AVONDALE, Ariz. Kurt Busch finished second-to-last in last Sunday's race at the Atlanta Motor Speedway. But coupled with troubles by seven of the other nine drivers in the Chase for the Championship, he was able to maintain his lead in the series standings.
Busch talked about the Chase and what it's going to take to win his first championship.
Question: Do you feel destiny is on your side?
Busch: I think we've raced hard enough to put ourselves in position for the playoffs. We've had a great regular season and thus far we've had an excellent playoff system with running the way we have, with leading laps and putting together the solid finishes that it takes to win a championship. With this new Nextel Chase for the Cup program, it's a matter of doing it in the final 10 after you've positioned yourself in the first 26.
Question: How would you evaluate yourself this year?
Busch: Each year you begin to settle into more of a routine and things are more comfortable working with my crew chief now for the third year straight and pretty much the same guys as well, things are just comfortable. The education you learn on the racetrack is easier to see now and you're able to implement stronger ideas back to the program. That's where our team has been able to sit back and put together a testing formula and an outline that was going to carry us towards this championship this year and we haven't burned ourselves out. We still have another test left and just seeing things in a bigger perspective has been the greatest adjustment I've made over these four years.
Question: What do you think about the last three tracks, including the Phoenix International Raceway where you will run the Checker Auto Parts 300 on Sunday?
Busch: Phoenix is a track where we finished fourth last year and a top five the year before that, I believe. It's been a great racetrack for me just because of the experience level that I have at Phoenix racing Southwest Tour races and Trucks and, of course, I enjoy the West Coast and the flat miles have been good to us this year with New Hampshire as the prime candidate. Darlington, that's a place where you race just the racetrack. You don't have to worry about your competition, it's just you and the racetrack and that leads us to Miami, where we had a horrible finish last year. We got limited track experience with the new banking, so that's where we're going to use our final two-day test to prepare ourselves for the final event knowing that the final event is going to be different anyhow with everybody's outlook the final race and all the marbles are out on the table for you to grab.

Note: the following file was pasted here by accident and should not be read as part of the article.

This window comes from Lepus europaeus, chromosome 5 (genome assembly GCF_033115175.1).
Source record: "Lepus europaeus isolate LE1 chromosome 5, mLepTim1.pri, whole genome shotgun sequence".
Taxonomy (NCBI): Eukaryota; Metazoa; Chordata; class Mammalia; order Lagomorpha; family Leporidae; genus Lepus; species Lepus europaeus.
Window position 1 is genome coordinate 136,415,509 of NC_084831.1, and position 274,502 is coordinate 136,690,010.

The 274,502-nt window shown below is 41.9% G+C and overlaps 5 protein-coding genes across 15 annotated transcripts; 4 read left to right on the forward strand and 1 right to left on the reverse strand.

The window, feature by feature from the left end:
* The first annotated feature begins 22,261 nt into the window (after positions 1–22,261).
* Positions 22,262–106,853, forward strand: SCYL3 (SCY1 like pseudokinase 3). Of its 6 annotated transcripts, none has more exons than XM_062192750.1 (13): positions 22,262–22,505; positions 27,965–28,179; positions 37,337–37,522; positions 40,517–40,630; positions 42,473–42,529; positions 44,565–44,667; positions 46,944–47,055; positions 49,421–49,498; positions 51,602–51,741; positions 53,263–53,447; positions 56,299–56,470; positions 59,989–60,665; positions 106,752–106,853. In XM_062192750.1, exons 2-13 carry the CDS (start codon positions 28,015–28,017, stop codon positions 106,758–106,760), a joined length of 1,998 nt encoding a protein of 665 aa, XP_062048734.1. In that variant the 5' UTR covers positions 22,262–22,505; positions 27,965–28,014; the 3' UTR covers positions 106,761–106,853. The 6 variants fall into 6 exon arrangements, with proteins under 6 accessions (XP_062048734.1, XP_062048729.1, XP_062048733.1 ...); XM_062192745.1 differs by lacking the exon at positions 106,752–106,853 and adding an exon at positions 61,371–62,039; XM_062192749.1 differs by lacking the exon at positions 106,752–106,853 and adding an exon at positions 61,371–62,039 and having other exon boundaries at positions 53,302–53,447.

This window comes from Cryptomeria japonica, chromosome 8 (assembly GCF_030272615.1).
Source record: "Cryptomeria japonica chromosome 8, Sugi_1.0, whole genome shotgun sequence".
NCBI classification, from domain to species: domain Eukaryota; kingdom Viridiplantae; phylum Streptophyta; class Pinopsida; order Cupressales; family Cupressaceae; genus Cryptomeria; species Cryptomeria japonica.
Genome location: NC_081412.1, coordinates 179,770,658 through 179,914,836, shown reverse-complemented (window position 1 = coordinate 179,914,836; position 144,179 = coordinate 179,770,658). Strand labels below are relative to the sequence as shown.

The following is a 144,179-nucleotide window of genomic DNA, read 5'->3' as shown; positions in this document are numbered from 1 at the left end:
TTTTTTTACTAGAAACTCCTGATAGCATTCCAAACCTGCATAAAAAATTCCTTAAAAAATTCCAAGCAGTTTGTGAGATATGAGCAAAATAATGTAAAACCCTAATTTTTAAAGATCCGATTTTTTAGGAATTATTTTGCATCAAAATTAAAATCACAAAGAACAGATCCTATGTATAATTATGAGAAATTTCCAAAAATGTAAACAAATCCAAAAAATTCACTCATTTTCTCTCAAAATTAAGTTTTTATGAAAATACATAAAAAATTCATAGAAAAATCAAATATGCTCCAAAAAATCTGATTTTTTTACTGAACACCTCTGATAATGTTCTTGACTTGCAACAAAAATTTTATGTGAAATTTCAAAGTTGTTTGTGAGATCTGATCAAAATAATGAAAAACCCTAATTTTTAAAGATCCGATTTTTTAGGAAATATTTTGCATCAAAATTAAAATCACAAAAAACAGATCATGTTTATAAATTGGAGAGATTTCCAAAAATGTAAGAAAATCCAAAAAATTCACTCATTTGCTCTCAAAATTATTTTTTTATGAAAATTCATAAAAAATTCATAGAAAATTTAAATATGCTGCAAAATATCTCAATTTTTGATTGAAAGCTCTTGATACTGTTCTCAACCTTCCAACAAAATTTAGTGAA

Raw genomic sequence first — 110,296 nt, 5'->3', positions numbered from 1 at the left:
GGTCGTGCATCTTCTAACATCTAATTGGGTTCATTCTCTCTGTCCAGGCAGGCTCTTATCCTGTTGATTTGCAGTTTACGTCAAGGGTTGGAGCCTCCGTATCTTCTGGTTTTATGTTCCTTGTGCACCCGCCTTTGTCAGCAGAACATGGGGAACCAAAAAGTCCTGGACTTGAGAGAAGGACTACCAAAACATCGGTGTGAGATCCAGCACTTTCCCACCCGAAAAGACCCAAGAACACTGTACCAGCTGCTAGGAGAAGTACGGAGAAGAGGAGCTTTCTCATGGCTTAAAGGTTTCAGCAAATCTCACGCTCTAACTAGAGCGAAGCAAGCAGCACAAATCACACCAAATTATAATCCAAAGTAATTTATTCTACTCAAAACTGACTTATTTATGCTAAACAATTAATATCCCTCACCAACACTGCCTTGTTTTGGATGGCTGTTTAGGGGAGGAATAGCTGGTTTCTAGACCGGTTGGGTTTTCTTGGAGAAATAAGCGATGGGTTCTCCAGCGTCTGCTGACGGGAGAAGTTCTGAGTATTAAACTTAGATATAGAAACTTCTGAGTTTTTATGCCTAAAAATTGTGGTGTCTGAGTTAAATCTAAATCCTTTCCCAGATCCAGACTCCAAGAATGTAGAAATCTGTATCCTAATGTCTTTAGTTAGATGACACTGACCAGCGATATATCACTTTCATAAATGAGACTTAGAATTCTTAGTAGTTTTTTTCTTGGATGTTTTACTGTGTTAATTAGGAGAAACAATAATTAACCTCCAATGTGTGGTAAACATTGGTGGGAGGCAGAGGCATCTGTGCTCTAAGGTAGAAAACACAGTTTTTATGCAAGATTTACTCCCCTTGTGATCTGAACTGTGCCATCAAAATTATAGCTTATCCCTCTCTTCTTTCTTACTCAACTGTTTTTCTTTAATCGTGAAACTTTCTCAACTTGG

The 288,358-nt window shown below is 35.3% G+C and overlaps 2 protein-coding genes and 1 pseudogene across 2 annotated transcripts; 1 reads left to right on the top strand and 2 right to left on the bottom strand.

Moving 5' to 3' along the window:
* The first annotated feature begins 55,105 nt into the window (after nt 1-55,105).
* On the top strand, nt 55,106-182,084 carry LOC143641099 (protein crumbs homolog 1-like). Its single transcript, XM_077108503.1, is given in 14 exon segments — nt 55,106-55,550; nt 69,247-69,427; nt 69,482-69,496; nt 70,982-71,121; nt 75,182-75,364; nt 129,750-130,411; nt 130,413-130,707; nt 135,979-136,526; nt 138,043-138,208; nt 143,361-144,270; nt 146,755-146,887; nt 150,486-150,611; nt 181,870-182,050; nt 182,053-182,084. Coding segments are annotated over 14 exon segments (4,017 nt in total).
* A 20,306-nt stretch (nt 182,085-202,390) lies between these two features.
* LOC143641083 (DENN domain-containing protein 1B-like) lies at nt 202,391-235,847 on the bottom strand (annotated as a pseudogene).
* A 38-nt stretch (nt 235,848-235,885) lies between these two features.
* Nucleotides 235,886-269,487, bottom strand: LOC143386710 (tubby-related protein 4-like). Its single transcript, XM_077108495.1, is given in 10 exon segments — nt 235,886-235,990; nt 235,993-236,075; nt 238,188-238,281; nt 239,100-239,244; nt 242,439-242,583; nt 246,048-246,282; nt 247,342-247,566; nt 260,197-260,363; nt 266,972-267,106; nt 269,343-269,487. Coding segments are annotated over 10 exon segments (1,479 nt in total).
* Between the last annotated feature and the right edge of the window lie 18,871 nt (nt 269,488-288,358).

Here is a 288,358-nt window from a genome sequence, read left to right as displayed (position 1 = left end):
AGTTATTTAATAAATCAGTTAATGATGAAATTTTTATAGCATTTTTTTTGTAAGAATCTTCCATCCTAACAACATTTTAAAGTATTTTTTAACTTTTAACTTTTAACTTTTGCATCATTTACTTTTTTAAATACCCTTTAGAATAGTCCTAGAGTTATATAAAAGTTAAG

Question: Do you feel the pressure?
Busch: There's the pressure to perform each race and not get too far ahead of yourself and looking in the wrong direction, whether that's to gain speed or to calm your mind. There's that balance of stretching it out for so many days. I just saw the World Series end and it seemed like the Red Sox were just a wild card getting in and now they're already done with their playoffs, whereas ours is stretched out for 10 weeks 70 days and there's so much time in between each of our events that you want to get back in the car and focus on what's important.
Question: What makes your crew chief, Jimmy Fenning, so good?
Busch: His ability to adapt to a changing racetrack for the day. You show up with your notebook and it might say run 'x,' and if he says the track is too hot and the aerodynamics have changed too greatly, he'll throw it away and adjust for that day. Years of experience will teach you that and that's one thing he definitely has on every other crew chief in this garage area.
Question: Do you look differently at the other 33 cars not in the Chase?
Busch: They can definitely attack the racetrack with a more aggressive stance. Whether it's (Jamie) McMurray in 11th, who has to somewhat run like a top-10 guy to protect that position, or it's Dale Jarrett through Kasey Kahne. Those guys are competitive, they're going to win races, and they can get away with running a bit more aggressive setup or an aggressive gear and chance a two-tire stop versus four. Whereas, the guys in the top 10 -- especially the case that we're in -- we have to do things on a conservative base but still run competitive and still put together a solid finish. Whether we have a chance to win with that setup, that's something we're going to do. It's something that's a little bit easier for them to run those lap times than to run up front.
Question: Are you a fan of the new system, and would you make any changes?
Busch: That's something we looked at the beginning of the year was how can we take advantage of this new system the best way? How can we run the best when it counts? Right now, with these 10 races, we've done that job and we need to continue to do that for (three) more. We know that some teams would have approached it differently. We definitely wouldn't have been in the state of mind we were in for the first 26 races, so we could have raced differently. Whether (Jimmie) Johnson experimented or not, he had a couple of motor failures in there that took away his points advantage and he'd probably be leading right now. There are so many ways to look at it. If we implemented the top 10 a different type of point system for the final 10 races, that's something to where it would take away those bad finishes. You would give a guy 10 points for winning and one point for finishing 10th of those guys in the final 10. That's something that could be looked at, but, right now, the way they have things balanced out is you still have to run consistently, you still have to adapt to all different styles of racetracks. One thing I think that's been overlooked is you still have to gain bonus points and that's one thing we've put a strong focus on. That could be our upper hand when the final points tally is added up.
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